If I were a little apprehensive about trying Sichuan Impression, the first OC branch of the highly regarded San Gabriel Valley restaurant, it wasn’t because I don’t like spicy food; it’s because of my tendency to sweat profusely when eating it, so much so that rivulets of perspiration would gush down my face as though a dam broke at the top of my head. In the past, especially at Thai restaurants, there were instances when waiters would ask if I was okay, concerned that I may be suffering some sort of attack.
But this time, I came prepared. I brought an absorbent towel and warned my tablemates what would happen the instant anything spicy came within range. It didn’t take long. When the Leshan Bobo Chicken arrived—a pot of chilled red liquid with dozens of bamboo skewers sticking out of it as though porcupine quills—I was already blotting my forehead. As I told my friends, most of whom have never tried Sichuan food aside from the occasional kung pao chicken, the dish was fondue crossed with Russian roulette: You don’t know what will be skewered at the end of your stick until you lift it out of the soup.
The two girls scored pieces of shrimp. My other friends found a plump chicken heart and beef tripe. I fished out a wiggly piece of kelp. But what hid between its folds set off alarm bells in my brain and told it to turn on the sprinklers at full blast. The culprit was a lone piece of Sichuan peppercorn, hardly the size of a shotgun pellet. Yet when I bit into it, it released an electric jolt so shocking it short-circuited my entire mouth. My tongue immediately turned numb—a weird paralysis analogous to it being snapped by a rubber band, stung by a bee and injected with a dental anesthetic. At that exact moment, a tingly sensation also rose up near ground zero, a chill not unlike the kind you get after a Listerine breath strip.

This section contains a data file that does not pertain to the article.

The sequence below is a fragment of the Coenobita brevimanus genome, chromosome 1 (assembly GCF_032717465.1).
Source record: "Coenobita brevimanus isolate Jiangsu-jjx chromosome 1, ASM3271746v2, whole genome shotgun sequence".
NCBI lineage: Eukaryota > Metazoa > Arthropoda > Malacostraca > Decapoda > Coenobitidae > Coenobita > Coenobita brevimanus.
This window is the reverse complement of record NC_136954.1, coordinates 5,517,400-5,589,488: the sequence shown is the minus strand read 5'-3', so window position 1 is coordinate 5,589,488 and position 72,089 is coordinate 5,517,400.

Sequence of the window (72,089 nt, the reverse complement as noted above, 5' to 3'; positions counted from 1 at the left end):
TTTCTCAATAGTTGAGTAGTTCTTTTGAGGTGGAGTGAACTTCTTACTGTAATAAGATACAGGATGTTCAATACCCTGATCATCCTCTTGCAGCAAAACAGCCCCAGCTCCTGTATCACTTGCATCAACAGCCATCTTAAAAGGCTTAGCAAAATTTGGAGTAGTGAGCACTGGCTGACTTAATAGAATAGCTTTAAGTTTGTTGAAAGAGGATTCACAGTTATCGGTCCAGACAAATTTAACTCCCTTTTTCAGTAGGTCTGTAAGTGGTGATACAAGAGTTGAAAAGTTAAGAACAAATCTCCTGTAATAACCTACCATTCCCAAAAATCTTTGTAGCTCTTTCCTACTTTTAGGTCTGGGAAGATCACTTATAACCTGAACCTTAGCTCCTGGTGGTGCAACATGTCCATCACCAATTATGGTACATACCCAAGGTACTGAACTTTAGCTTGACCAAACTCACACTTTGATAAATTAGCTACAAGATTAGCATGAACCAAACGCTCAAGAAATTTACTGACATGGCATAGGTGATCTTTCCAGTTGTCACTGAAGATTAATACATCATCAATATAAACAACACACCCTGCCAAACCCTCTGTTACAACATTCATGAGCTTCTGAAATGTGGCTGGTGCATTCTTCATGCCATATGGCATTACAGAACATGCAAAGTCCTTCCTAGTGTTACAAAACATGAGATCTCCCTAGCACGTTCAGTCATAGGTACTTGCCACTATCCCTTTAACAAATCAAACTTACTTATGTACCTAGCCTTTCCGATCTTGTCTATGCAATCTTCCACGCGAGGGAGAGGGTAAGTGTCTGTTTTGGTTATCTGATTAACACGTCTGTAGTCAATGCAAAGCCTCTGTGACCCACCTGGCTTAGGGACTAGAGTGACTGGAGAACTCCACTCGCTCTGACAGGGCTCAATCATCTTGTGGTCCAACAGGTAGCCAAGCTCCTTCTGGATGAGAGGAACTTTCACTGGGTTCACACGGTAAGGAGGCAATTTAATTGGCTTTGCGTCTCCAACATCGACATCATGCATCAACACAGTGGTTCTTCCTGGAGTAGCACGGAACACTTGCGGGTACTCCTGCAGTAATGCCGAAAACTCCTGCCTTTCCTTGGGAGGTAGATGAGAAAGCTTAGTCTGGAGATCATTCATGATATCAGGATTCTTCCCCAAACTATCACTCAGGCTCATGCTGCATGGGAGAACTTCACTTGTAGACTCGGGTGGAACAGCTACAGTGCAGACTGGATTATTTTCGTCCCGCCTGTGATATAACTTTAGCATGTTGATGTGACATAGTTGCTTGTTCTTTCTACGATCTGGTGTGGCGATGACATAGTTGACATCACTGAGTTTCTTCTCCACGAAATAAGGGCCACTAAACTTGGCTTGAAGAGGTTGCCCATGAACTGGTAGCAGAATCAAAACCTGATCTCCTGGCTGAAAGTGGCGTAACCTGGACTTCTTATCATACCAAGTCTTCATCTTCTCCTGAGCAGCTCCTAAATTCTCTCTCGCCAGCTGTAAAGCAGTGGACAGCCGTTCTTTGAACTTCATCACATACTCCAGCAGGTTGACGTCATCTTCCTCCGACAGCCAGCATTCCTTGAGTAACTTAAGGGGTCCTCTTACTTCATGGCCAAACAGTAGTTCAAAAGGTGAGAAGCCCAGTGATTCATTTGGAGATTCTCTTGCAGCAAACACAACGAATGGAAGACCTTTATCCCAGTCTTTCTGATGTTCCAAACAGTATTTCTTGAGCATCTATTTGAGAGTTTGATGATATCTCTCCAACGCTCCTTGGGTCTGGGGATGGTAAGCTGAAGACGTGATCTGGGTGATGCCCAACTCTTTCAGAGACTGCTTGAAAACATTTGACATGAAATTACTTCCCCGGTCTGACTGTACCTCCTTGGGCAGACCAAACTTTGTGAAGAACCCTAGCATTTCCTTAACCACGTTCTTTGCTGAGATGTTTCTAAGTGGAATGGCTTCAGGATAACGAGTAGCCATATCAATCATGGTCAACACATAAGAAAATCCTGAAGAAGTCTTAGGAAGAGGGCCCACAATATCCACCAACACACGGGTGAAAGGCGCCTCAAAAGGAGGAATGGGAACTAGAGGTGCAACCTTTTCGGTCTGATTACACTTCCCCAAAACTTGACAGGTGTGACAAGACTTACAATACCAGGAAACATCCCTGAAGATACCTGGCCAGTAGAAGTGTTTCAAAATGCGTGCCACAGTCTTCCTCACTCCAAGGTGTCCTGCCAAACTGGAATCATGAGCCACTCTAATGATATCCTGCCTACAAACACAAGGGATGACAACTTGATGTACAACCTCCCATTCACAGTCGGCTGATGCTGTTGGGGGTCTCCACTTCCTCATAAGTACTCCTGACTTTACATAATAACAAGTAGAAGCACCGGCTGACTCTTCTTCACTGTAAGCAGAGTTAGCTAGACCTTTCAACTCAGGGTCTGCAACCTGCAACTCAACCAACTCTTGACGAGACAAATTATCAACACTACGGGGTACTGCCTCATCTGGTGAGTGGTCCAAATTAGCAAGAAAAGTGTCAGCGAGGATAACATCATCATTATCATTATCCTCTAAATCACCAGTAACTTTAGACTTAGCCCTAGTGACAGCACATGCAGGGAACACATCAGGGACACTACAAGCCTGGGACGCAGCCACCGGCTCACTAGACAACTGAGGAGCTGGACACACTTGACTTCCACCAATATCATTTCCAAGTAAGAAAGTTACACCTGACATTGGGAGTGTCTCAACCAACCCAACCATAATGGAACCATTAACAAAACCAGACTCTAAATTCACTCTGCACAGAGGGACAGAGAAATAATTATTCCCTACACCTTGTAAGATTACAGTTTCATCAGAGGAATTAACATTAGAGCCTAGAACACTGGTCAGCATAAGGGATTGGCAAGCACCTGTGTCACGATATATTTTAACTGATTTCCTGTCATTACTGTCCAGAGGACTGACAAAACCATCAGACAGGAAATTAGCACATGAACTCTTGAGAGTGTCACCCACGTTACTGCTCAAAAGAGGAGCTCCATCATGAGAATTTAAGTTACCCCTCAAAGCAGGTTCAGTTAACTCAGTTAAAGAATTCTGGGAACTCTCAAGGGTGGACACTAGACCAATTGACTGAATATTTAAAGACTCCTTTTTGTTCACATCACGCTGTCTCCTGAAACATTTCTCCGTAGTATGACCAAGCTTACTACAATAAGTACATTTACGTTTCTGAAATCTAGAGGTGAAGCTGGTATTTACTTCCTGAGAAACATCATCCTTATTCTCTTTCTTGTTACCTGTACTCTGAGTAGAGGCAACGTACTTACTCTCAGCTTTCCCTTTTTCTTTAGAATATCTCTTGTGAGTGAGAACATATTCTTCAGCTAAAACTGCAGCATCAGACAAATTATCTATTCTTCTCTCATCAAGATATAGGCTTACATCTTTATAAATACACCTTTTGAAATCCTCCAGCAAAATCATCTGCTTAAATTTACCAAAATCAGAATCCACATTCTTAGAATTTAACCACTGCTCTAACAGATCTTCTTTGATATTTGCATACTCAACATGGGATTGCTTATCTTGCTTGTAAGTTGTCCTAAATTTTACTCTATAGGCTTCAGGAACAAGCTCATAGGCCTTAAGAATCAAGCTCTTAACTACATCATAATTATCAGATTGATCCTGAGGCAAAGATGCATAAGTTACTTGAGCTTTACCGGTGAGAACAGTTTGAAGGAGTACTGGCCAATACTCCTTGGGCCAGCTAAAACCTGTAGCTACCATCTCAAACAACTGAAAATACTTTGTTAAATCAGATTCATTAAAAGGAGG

Two other friends experienced their first Sichuan peppercorn the same time I did, and it was messing with them. A tablemate reached for her water, but she found that no matter how much she chugged, it had no effect. In fact, what the peppercorns did was to overload the pain receptors; even the spiciest dishes that came afterward felt kind of tame. There were thick-skinned wontons slicked with chile oil, as well as tangles of cold spaghetti-like noodles dressed with crushed peanuts and a sluicing of more chile oil. Neither registered a Scoville’s blip and actually tasted dull when I slurped them.
Yet, despite the orders of cold cucumber pickle spears and the Taiwanese lettuce I asked to be stir-fried with nothing but garlic, I remained in a constant state of hurt. The water refills weren’t coming nearly fast enough, which I was sure was a breach of Geneva Conventions.
But it may say something about the flavor of the cumin-crusted lamb that we didn’t mind it was only compounding the fire burning our mouths. One of the best dishes of the night, it was presented as a dry stir-fry with a mess of cilantro and an excess of dried red chiles, each chewy morsel skewered on toothpicks and caked with cumin and chili powder—a dish that all the great Sichuan restaurants seem to serve as a staple, even though its origins are actually Uyghur.
There was also an excellent but oily twice-cooked pork dish, with tender slices of pork belly wok-tossed with what the menu calls “garlic bolt,” the stem of the plant that tastes akin to leeks. Instead of kung pao, we opted for the Dry-Fried Farm Chicken whose pieces were battered and deep-fried to a light crisp and served over parchment paper with dried chile pods and slivers of crunchy celery.
And then there was the dish that made me gasp for air more than any other: the Boiled Fish With Rattan Pepper. Since it had one chile pepper icon on the menu instead of two, I thought it would be milder than the Boiled Fish With Chili Sauce. But it turned out to be the hottest dish of them all. The snowy fluffs of fish were essentially floating in the soup, which was the equivalent of hydrochloric acid—a fact I only realized after I gulped down half a bowl of the innocent-looking yellow broth in one go.
After dinner, we stood around outside, letting the cool breeze soothe our flushed faces. But as I was wringing out the sweat from my terry-cloth towel and felt my tongue return to normal, the endorphins kicked in; I wanted to go back and do it all over again. Next time, though, I’ll have to bring an entire gym bag of towels.
Sichuan Impression, 13816 Red Hill Ave., Tustin, (714) 505-9070. Open daily, 11:30 a.m.-3 p.m. & 5-10 p.m. Dinner for two, $20-$60, food only. Beer and wine.